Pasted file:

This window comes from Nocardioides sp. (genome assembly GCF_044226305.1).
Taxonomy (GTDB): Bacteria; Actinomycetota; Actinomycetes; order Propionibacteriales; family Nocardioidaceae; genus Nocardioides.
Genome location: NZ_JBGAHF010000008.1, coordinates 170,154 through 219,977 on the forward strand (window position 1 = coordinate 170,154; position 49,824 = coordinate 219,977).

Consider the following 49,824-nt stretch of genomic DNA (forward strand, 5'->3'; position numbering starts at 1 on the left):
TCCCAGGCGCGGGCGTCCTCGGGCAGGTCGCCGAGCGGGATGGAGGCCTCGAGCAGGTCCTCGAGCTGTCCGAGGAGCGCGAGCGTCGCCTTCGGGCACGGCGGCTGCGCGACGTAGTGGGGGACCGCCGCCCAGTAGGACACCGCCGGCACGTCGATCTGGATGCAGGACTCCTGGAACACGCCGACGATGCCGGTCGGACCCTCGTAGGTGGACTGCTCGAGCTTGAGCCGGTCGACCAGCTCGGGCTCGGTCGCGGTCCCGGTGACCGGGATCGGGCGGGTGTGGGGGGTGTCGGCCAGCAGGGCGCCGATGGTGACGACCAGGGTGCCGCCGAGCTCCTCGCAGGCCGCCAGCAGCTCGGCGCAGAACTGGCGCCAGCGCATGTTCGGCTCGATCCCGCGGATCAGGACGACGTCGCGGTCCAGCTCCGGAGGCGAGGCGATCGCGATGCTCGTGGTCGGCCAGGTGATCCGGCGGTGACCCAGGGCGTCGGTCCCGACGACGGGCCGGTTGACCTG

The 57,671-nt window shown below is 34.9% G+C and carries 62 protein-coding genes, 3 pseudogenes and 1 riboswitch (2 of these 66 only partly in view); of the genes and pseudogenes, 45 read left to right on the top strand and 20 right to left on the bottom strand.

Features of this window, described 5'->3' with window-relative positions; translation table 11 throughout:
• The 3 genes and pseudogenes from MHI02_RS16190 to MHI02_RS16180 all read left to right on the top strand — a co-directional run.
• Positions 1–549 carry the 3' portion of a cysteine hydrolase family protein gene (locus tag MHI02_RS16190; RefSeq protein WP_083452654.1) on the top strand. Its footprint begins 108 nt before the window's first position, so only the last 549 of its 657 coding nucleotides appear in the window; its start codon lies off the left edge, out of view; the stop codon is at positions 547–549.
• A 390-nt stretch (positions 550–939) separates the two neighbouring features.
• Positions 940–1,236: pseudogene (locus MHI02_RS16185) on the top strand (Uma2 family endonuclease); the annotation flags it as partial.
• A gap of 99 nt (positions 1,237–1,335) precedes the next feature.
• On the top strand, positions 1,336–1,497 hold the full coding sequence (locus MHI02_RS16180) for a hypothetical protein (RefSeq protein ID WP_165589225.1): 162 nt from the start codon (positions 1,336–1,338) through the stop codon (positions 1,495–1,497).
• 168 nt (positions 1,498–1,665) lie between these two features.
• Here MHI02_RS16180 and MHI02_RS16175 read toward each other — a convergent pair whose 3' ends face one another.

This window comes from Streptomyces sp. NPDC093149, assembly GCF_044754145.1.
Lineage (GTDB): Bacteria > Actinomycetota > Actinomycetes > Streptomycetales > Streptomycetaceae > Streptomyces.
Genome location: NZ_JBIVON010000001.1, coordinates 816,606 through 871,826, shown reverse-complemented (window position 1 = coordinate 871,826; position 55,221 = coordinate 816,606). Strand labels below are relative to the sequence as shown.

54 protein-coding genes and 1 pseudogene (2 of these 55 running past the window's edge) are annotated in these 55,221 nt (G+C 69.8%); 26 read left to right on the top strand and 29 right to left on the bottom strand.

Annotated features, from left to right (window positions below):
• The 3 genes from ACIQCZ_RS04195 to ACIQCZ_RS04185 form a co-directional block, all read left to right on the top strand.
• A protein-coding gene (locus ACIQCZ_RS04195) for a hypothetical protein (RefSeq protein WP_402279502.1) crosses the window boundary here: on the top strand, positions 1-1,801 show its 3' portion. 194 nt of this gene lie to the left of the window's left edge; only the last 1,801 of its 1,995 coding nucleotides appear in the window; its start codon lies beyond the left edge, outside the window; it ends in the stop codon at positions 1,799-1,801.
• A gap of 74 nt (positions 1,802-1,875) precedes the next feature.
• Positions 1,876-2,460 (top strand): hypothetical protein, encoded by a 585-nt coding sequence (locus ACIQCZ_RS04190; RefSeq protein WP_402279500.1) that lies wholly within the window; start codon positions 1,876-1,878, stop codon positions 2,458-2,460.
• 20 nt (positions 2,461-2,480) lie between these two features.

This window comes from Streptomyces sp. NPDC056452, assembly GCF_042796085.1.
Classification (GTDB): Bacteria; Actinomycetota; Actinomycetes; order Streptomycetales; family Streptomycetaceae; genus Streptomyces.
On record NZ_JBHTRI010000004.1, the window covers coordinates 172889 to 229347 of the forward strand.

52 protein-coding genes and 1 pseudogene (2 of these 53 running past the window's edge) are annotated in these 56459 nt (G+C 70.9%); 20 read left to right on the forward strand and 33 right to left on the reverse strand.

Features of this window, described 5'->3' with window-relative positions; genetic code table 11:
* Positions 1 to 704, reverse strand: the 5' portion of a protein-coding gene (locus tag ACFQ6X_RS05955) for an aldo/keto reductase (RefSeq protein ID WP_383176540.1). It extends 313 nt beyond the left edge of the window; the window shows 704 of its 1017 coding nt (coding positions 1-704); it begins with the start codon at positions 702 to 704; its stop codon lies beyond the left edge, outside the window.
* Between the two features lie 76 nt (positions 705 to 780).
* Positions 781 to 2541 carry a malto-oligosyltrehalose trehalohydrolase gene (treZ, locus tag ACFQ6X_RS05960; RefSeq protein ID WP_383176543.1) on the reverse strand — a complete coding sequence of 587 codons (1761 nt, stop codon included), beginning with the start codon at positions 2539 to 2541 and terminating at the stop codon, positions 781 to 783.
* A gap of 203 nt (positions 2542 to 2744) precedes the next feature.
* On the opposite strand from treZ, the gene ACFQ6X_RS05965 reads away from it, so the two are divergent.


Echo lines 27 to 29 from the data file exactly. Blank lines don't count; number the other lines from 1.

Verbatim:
Classification (GTDB): Bacteria; Actinomycetota; Actinomycetes; order Streptomycetales; family Streptomycetaceae; genus Streptomyces.
On record NZ_JBHTRI010000004.1, the window covers coordinates 172889 to 229347 of the forward strand.

52 protein-coding genes and 1 pseudogene (2 of these 53 running past the window's edge) are annotated in these 56459 nt (G+C 70.9%); 20 read left to right on the forward strand and 33 right to left on the reverse strand.